Trespassing Is Usually Considered As A Violation Of A Restraining Order

Interviewer: Could trespassing ever be considered a factor in a domestic violence dispute?

Paul Geller: Usually, it’s a violation of a restraining order and I’m putting it in that context when we sort of need to get at some factual framework. Let’s suppose that a husband and wife have an argument perhaps that becomes physical and the police show up and make an arrest, and let’s say the case is down its way into court. Prosecutor issues a stay away order against the husband including from the residence of where the two were residing.

A Person May Unknowingly Violate a Restraining Order by Going to their Home in a Domestic Violence Scenario Where Restraining Orders Have Been Issued

If at some point in time the husband goes back home to get clothes or pick up mail or who knows what, that is now a violation of the restraining order. It could certainly be construed as a trespass but the restraining order has different ramification and different potential punishments that are more severe than just a simple trespass. If there is a restraining order in place, it’s a trespassing offense in a practical sense but legally, it’s more of a violation of the restraining order. A lot of the times, that goes unreported because perhaps the couple is trying to rehabilitate and put their home life back to normal. In those situations, what would usually happen is the alleged victim will come to court, make the request that the judge modify the protective order to allow for peaceful contact, continued rehabilitation and counseling etc. So, there still may be a protective order in place that just does not involve “No contact”.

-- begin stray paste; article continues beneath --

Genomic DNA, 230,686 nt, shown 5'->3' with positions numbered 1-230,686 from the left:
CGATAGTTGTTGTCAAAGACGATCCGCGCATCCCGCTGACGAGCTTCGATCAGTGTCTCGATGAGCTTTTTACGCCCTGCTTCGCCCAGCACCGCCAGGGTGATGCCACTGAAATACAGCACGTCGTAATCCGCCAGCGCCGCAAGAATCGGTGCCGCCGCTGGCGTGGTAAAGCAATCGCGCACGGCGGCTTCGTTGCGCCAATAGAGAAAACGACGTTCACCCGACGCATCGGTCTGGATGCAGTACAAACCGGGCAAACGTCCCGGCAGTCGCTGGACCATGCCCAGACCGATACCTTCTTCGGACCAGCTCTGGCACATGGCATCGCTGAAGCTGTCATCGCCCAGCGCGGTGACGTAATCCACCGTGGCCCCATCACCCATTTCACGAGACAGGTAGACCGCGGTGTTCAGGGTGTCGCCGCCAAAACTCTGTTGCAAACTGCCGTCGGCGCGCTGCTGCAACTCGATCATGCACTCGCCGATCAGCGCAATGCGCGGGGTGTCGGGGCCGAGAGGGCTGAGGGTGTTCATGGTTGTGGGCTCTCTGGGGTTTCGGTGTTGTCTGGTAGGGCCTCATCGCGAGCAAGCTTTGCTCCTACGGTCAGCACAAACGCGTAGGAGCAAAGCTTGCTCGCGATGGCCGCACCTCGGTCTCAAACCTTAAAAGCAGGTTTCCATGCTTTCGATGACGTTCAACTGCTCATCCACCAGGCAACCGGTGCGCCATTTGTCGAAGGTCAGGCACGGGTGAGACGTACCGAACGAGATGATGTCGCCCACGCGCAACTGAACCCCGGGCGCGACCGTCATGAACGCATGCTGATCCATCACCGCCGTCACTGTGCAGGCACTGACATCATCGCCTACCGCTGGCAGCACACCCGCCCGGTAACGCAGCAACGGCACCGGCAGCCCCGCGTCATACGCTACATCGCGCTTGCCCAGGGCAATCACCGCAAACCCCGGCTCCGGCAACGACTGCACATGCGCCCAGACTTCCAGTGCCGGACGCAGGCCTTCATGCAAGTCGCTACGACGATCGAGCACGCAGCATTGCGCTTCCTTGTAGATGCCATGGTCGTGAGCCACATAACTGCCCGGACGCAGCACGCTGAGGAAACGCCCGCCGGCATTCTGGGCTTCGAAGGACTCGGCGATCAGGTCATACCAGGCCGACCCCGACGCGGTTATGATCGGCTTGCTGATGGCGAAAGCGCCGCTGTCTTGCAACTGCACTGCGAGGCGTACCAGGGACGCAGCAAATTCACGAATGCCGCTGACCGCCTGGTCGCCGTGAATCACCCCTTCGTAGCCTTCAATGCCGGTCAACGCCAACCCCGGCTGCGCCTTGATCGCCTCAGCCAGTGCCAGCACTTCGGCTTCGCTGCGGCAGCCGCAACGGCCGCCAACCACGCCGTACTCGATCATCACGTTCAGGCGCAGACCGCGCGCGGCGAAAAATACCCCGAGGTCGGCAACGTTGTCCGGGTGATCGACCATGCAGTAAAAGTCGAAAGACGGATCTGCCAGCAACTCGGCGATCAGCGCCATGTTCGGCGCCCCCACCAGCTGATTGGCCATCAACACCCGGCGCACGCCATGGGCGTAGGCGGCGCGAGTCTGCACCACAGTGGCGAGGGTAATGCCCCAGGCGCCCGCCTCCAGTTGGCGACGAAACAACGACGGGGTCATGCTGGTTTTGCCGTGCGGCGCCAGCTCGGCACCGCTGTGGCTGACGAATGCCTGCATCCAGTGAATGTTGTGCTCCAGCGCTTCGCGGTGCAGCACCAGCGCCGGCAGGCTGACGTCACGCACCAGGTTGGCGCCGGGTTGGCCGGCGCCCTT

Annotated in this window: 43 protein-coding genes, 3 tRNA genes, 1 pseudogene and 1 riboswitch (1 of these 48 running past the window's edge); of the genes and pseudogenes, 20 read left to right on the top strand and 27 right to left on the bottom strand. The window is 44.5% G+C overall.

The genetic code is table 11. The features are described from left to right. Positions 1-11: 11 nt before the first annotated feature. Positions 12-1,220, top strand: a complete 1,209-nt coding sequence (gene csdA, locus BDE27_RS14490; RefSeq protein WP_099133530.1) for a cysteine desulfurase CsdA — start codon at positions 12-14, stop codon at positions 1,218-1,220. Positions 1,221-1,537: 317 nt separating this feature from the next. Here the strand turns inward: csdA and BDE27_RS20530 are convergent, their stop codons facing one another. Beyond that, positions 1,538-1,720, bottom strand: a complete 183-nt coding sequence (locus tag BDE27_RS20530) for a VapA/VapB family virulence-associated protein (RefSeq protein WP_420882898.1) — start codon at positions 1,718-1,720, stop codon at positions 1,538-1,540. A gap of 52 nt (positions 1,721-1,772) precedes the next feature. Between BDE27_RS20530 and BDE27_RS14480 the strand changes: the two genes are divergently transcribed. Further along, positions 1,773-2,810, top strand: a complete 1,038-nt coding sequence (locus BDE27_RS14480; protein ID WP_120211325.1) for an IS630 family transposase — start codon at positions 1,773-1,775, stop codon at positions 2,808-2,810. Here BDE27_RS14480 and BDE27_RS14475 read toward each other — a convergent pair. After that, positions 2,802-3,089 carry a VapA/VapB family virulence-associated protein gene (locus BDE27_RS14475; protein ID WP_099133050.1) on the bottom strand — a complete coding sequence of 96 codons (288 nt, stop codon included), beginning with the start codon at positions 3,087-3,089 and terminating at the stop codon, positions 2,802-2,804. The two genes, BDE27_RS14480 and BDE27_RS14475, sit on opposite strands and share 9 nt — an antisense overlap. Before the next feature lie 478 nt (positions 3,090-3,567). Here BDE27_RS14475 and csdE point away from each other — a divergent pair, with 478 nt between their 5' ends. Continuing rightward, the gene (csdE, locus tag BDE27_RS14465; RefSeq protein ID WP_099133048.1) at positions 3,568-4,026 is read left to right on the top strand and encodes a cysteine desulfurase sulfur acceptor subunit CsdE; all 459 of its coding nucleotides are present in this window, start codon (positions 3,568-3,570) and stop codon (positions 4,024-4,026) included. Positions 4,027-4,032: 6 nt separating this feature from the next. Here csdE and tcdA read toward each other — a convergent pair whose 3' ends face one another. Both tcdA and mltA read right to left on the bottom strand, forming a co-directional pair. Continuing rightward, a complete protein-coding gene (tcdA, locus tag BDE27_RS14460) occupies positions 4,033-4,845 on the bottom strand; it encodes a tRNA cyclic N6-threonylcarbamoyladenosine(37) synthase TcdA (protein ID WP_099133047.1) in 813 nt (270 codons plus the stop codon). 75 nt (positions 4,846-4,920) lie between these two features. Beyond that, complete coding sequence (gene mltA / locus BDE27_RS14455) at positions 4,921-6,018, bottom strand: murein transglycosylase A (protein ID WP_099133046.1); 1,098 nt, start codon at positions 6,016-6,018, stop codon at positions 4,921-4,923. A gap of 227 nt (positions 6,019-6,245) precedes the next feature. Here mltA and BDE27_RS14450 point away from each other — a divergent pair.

A Misdemeanor Trespass Charge May be Elevated to a Felony Stalking Charge if a Restraining Order has been Violated

Trespass can occur in the legal context if perhaps the couple does not get back together, for instance, maybe there’s a divorce and the case is now over perhaps they’ve gone their own separate ways and we could be talking, you know, years later. Probation is ended subsequent to a conviction and Lo and Behold, the aggressor or let’s just make it the husband who’s been removed from the home, shows up at the wife’s house, that can be considered a trespass because he doesn’t want to reside there. It can certainly, and I see it all too often, elevate from something very simple like a misdemeanor trespass to a felony stalking charge should that continue over and over again, which I had seen snowball many times from something that’s seemed extremely minor, like a trespass, to something devastating in the form of a felony stalking, continued arrest along the way etc., perhaps even with no violent contact.

Alleged Victims May Manipulate the System to Wreak Havoc on their Spouses or Partners by Utilizing the Restraining Orders

I have certainly seen “Victims” who also become familiar with the system and know how to work the system as an alleged victim who have resolved to wreak havoc on my clients who, in a very volatile, emotional and intimate relationship, can’t stay away from each other and that becomes very destructive on both sides. But typically, I’m dealing with more with a person who’s been in custody. You can certainly also have trespasses when it comes to unwanted or unwelcome visits to the person’s place of work or employment. Usually though when you see those types of documented visits, it will quickly mushroom into something much more serious than simply a trespass, and that’s when we start talking about felony stalking and things of that nature.

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